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Testing time for sports broadcasters

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2010 was a year for sports where there was as much action off the field as on it. The two mega events, the Indian Premier League and the Commonwealth Games, were marred with controversies. And yet, like strong teams that recover fast, the genre raked in around Rs 15 billion of advertising income.

The IPL, battered by allegations of financial irregularities, match-fixing and the infamous exit of Lalit Modi, seems to have survived the storm. Starting on a promising note as Sahara and Rendezvous Group entered the IPL ring with winning bids of over $300 million, the valuations got progressively mauled amidst the controversies. Though the dust has still to settle, the encouraging fact is that the spectator interest is riding high.

 

Multi Screen Media, the official broadcaster of cricket‘s hottest property, is looking at an ad revenue of Rs 10 billion upwards from the fourth edition of the IPL that kicks off on 12 March 2011.

The franchises, on the other hand, will have to take the rough road. While revenue growth is under pressure, the break even period is getting stretched. Worse, equity deals will be hard to consummate.

That leads us to the second controversy of the year. The Commonwealth Games, assaulted by scams, disappointed terribly on the revenue front. Prasar Bharati, which had set itself a target of Rs 1 billion, ended up with a meagre Rs 581 million.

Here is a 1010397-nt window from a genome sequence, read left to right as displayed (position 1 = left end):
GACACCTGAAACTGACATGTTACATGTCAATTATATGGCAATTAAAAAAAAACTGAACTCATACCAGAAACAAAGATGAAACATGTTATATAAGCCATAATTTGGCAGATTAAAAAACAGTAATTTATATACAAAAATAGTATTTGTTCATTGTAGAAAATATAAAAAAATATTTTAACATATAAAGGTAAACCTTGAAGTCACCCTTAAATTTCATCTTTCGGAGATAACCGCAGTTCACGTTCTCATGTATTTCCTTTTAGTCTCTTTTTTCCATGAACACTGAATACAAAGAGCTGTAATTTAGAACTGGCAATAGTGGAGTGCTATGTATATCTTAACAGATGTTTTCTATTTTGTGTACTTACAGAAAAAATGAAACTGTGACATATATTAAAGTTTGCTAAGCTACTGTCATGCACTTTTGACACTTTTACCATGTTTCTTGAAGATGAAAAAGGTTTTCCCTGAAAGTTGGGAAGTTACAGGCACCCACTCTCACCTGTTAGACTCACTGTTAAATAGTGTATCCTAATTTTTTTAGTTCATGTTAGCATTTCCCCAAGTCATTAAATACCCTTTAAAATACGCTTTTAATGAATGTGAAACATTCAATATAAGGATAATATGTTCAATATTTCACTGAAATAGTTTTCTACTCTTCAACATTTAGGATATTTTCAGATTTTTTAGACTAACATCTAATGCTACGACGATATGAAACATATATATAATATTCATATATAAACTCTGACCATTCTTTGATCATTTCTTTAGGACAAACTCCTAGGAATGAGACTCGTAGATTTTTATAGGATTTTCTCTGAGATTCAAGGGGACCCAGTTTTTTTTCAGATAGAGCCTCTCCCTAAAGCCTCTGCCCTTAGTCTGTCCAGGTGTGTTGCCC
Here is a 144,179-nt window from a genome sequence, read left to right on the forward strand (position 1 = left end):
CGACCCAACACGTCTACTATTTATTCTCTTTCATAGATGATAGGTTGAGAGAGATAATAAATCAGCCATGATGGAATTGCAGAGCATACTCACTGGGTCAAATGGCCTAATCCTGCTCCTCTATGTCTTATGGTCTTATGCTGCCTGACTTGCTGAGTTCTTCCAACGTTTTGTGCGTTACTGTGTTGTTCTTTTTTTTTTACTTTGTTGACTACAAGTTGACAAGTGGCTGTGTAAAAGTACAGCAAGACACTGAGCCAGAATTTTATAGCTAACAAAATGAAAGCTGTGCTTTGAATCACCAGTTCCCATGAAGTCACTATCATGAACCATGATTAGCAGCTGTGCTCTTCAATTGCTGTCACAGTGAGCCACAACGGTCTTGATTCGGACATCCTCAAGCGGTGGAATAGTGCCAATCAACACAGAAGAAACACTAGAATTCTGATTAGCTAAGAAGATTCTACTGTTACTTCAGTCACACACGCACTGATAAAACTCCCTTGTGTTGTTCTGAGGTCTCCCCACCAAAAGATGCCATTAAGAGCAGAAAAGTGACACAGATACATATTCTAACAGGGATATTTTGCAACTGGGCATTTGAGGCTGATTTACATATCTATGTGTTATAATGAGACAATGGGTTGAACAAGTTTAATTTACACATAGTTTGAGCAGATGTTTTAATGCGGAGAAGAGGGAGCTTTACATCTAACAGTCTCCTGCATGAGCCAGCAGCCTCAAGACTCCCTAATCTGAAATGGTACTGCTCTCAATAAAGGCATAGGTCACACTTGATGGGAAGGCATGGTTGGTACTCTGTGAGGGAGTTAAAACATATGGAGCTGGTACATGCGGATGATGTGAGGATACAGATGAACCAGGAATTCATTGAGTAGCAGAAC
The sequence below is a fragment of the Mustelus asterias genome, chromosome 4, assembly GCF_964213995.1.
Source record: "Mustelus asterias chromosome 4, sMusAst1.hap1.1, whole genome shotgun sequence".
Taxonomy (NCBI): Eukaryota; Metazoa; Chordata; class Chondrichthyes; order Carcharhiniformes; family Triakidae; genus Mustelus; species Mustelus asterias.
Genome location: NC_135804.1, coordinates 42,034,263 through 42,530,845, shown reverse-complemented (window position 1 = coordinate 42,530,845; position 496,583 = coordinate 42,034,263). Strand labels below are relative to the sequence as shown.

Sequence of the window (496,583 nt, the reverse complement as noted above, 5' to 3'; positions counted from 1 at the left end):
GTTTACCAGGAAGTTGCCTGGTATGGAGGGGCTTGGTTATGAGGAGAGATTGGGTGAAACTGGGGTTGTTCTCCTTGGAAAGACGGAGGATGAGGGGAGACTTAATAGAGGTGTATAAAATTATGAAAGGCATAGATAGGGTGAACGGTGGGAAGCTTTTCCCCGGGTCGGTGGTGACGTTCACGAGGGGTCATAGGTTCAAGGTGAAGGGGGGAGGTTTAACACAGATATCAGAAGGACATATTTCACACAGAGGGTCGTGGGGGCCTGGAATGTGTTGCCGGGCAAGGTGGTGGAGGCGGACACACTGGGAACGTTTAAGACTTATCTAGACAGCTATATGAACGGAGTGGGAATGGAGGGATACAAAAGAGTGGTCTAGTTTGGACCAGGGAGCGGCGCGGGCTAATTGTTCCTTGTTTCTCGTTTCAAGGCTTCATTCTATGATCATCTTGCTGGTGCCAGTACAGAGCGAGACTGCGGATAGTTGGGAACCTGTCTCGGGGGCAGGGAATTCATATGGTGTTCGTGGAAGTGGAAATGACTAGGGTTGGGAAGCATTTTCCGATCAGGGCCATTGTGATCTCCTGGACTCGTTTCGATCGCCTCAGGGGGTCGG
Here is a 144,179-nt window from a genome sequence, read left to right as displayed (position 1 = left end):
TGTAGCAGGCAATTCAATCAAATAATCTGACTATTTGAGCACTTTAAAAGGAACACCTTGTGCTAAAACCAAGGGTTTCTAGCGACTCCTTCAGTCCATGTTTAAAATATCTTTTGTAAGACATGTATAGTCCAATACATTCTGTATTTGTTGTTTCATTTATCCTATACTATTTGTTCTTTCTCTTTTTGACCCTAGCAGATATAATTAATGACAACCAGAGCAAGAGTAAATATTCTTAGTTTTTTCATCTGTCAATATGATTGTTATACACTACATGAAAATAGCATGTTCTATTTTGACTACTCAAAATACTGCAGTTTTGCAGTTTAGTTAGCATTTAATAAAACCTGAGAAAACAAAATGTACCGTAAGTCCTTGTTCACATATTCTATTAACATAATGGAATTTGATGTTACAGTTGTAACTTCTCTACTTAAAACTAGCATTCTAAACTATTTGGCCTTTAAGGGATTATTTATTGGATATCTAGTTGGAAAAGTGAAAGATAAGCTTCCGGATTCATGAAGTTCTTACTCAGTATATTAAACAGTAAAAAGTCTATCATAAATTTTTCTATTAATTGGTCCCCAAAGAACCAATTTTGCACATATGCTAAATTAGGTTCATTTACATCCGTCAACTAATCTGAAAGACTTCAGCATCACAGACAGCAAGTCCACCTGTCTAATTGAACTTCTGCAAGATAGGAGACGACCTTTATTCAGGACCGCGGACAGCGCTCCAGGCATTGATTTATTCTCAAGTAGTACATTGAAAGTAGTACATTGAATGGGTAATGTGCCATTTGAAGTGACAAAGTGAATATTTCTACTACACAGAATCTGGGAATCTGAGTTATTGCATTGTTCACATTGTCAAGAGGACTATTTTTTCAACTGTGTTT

Apart from the Asian Games and the Commonwealth Games, the third event that did not do well on the ad revenue front was the Champions Twenty20 League. ESPN Star Sports (ESS) marketed the event and did improve on the past performance but the acquisition price still stays imbalanced with the revenue generation.

ESS did better for some of the other properties including the soccer World Cup. According to industry estimates, ESS collected Rs 1.2 billion from the World Cup.

Sports broadcasters are creating a family of channels that would help up their revenues. The most obvious formula is to have a dedicated cricket channel, the most popular sporting content in the country. Zee Entertainment Enterprises Ltd (Zeel) launched Ten Cricket and rebranded Zee Sports as a soccer-focussed channel. Ten Sports is positioned as a multi-sports channel while a golf channel is on the anvil.

On the sports marketing front, IMG and Reliance Industries floated a joint venture to build alternate sports. The first to grab their attention is basketball as they entered into a 30-year deal with the Basketball Federation of India (BFI). It is looking at creating a basketball league three to five years down the line.

The joint entity is also looking at developing football. The company bagged a 15-year sponsorship deal with the All India Football Federation (AIFF) for Rs 7 billion.

The challenge for sports broadcasters in 2011 is to build profitable business models amid high acquisition costs.

 

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